Presumably E.J. didn’t write the headline for his latest op-ed, because there’s a distinct headline/lede non-agreement. The headline says, “The GOP establishment’s Rick Perry problem.” But the lede states:
The Republican establishment is said to have grave qualms about Texas Gov. Rick Perry’s presidential campaign. Here’s the problem: There is no Republican establishment. It squandered its authority by building up the Tea Party’s brigades and then fearing them too much to do anything to check their power.
Missed it by that much.
E.J. is right that “There is no Republican establishment.” The problem is, there hasn’t been for quite some time, long before the Tea Party arrived and replaced neocons as the chief bogeyman haunting the minds in the Washington Post bullpen.
As Jonathin Tobin rhetorically asked at Commentary on Tuesday, “What Republican Establishment?”
One of the key pieces of conventional wisdom about the Republican presidential race published in the mainstream media is the GOP “establishment” is leery of Rick Perry and is far more comfortable with Mitt Romney. That may be the case with some people in the party. Certainly, it sums up the feelings of some quoted in a New York Times analysis published yesterday about the unhappy “establishment.” But it begs the question of who exactly comprises that shadowy faction these days.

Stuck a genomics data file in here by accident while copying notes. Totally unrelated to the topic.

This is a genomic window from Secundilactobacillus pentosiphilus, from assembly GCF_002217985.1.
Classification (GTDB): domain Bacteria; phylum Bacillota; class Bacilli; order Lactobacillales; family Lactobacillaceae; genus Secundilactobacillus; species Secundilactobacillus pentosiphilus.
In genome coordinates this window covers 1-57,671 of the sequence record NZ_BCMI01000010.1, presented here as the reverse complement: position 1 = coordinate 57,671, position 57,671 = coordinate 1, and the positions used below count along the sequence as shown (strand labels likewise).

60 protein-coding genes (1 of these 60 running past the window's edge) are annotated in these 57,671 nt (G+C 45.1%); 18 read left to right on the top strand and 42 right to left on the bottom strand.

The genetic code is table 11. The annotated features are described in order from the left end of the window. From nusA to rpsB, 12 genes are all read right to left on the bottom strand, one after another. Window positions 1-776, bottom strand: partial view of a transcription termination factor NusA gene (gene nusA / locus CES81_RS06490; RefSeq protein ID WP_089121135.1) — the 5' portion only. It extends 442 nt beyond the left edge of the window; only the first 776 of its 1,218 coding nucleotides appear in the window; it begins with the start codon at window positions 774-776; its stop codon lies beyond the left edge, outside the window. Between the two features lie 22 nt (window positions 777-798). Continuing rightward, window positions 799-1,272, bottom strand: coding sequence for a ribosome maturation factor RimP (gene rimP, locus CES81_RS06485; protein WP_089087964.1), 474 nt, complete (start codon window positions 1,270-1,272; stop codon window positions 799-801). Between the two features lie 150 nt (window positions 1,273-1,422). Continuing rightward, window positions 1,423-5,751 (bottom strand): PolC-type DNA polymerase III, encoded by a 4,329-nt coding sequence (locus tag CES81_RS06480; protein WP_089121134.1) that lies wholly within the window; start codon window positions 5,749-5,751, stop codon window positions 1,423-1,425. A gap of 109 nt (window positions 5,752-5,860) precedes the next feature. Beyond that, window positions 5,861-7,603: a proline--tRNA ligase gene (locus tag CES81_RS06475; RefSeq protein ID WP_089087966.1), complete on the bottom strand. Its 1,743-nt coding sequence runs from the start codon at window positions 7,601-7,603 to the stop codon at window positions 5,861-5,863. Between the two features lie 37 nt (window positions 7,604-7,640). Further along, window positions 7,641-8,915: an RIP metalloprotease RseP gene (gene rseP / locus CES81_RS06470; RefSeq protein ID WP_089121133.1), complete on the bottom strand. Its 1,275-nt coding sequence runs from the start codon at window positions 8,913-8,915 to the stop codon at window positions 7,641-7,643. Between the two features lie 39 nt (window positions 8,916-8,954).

George Will provided the best answer to that question a few weeks ago when he pointed out on a segment of ABC’s “This Week” there had been no real Republican establishment for nearly half a century:
There is no Republican establishment. In 1966 its house organ — the Republican establishment’s – the New York Herald-Tribune died. The establishment itself died two years earlier in Cow Palace in San Francisco with the nomination of Barry Goldwater.”
Will is right. For decades, control of the Republican Party, which was once largely governed by a moneyed elite, has been contested by a variety of factions. When successful, the GOP has won with a diverse coalition of fiscal conservatives, conservative Christians and foreign policy hawks with many Republicans identifying with more than one of these loose groupings.
The idea any set of politicians in Washington or anywhere else is the “establishment” of the party simply flies in the face of reality.
Read the whole thing, since very few at the Washington Post ever will, even though Will is on their payroll.